Biased O/U markets?

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VidaBlue
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VidaBlue

Biased O/U markets?
« on: November 04, 2019, 10:01:12 AM »

I hang around a lot of mug punters when doing shop betting. What strikes me, is that almost everyone prefers to bet on the "over" market in soccer instead of the "under" market. It kind of makes sense, as it seems more enjoyable waiting for something nice to happen (a goal), rather than celebrating that something does not happen. What I also notice, is that mug punters usually don't care about prices.

Based upon the two statements above, I wonder if it would make sense for a bookmaker to bias the O/U odds slightly in favor of "under" in order to increase the profit margin. Maybe this could be a phenomenon similar to the Favourite-longshot bias https://en.wikipedia.org/wiki/Favourite-longshot_bias.

Do you think this phenomenon could exist in soccer O/U markets?
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tomkruiz
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tomkruiz

Re: Biased O/U markets?
« Reply #1 on: November 04, 2019, 11:57:49 AM »

I wouldn't be surprised. Haven't you mentioned that you've had bad performance while betting on O/U, might it be caused by your inability to remove the juice correctly and thereby not be able to calculate the "real" probability of an outcome? This might call for some data analysis, but if we assume there is a bias on the outcome, you might as well try to apply this assumption when removing the juice and calculating the real probability the next time you try an O/U outcome. Having only two possible outcomes makes it easier. So instead of removing the juice equally from both outcomes, I'd try with 5% steps and for this experiment, I'd allocate some limited resources for the staking plan.

What I mean by 5% steps is, assume the juice is distributed with 55/45 ratio for a fixed number of bets, then by further 5% (60/40) for the same number of bets, then compare the performance. If you feel that the second step has yielded some better performance, try the next step. This might not be the most precise way of finding the answer, mathematicians would probably have a better idea though.
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Wolfie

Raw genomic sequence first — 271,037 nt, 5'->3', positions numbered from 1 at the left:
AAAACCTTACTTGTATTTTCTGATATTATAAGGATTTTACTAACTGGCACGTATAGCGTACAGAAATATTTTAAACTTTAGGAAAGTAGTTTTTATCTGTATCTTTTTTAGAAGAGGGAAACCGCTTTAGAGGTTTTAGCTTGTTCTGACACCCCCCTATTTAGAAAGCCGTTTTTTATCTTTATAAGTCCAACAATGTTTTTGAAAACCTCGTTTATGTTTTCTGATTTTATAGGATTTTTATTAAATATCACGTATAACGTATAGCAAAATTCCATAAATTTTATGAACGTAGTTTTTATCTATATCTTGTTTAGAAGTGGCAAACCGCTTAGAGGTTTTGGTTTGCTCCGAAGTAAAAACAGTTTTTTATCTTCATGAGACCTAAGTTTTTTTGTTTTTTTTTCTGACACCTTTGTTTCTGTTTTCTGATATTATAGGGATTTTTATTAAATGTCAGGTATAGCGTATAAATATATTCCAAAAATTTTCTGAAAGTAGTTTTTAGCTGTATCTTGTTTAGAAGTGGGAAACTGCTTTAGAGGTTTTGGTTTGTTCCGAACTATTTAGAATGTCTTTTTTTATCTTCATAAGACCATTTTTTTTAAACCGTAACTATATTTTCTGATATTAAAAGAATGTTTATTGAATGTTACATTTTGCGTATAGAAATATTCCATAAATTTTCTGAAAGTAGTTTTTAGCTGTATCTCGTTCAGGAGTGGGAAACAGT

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Wolfie

Re: Biased O/U markets?
« Reply #2 on: November 04, 2019, 12:27:50 PM »

You can see it in your stats. Are you performing better than expected on unders and lower than expected on overs ?
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VidaBlue
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Re: Biased O/U markets?
« Reply #3 on: November 04, 2019, 12:59:24 PM »

Thank you Wolfie and Tom.

Actually, I intended to introduce the subject as a general discussion of the concept, but since you both mentioned my stats, I will introduce them here and maybe this can contribute to the discussion. These are shop bets:

O/U soccer value bets whole match
Period
2017
2018
2019
2017-2019
Over ROI (# of bets)
    30.0 % (10)
    9.6 % (42)
    -34.3 % (60)
    -10.8 % (112)
Under ROI (# of bets)
    -36.3 % (7)
    -39.3 % (29)
    7.4 % (34)
    -20.2 % (70)

O/U soccer value bets whole match (including either team over or under)
Period
2017
2018
2019
2017-2019
Over ROI (# of bets)
    20.2 % (11)
    12.4 % (117)
    -22.2 % (154)
    -5.7 % (282)
Under ROI (# of bets)
    -12.2 % (19)
    -20.0 % (78)
    -5.5 % (53)
    -14.8 % (150)

The ROIs are real, so of course they depend much upon the conditions at the time of the bet and the staking, but generally both under and over are negative. With a hypothetical flat stake, the general picture would be almost the same.

If I apply 5% steps of juice in favor of the "under" bets, it generally gets worse, since my "under" bets have the worst ROI.

The over bias may exist, but it is impossible to see via my data, as other much larger influences seem to be present. This might be value traps, a phenomenon that I have just recently paid attention to. Maybe the next step is to isolate bets in lower leagues and close to game start. According to another discussion in this forum, these could be good conditions for value traps.

Maybe it still won't be possible to conclude anything based on my own data, because of the limited sample size. I suppose one could match the closing odds for thousands of games in the bigger leagues with their results, for a better approach to a qualified answer to whether the O/U market is biased at some bookmakers. This information is publicly available in vast amounts.
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Wolfie
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Wolfie

Re: Biased O/U markets?
« Reply #4 on: November 04, 2019, 01:04:22 PM »

Maybe is small sample. What software do you use to keep track of data or just excel ?
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VidaBlue
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VidaBlue

Re: Biased O/U markets?
« Reply #5 on: November 04, 2019, 01:20:45 PM »